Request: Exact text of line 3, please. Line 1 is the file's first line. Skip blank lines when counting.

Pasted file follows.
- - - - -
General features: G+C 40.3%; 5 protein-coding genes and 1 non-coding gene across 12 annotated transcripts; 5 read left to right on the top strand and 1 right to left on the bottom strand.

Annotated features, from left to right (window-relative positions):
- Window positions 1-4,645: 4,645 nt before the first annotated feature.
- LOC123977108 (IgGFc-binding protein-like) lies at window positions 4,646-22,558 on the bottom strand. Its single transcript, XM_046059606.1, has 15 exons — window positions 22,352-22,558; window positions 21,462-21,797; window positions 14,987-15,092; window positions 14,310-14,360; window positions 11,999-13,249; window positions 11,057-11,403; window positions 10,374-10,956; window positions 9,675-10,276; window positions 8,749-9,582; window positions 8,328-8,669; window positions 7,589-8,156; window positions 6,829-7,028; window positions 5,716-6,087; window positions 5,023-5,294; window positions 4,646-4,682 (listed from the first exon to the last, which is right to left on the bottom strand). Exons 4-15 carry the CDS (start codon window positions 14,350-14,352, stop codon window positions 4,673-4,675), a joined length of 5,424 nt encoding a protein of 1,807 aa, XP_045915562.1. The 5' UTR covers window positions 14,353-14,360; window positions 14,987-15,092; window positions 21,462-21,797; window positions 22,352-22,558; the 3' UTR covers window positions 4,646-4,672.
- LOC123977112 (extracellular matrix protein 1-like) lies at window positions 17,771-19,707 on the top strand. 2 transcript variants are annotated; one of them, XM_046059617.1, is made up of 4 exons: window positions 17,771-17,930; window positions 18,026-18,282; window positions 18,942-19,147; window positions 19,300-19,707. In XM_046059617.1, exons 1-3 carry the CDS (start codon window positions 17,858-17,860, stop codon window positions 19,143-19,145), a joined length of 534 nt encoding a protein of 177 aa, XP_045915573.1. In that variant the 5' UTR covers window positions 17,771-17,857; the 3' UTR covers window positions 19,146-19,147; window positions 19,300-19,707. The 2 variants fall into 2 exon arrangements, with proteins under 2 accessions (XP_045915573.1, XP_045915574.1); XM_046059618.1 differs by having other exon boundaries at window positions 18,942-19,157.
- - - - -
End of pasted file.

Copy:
- Window positions 1-4,645: 4,645 nt before the first annotated feature.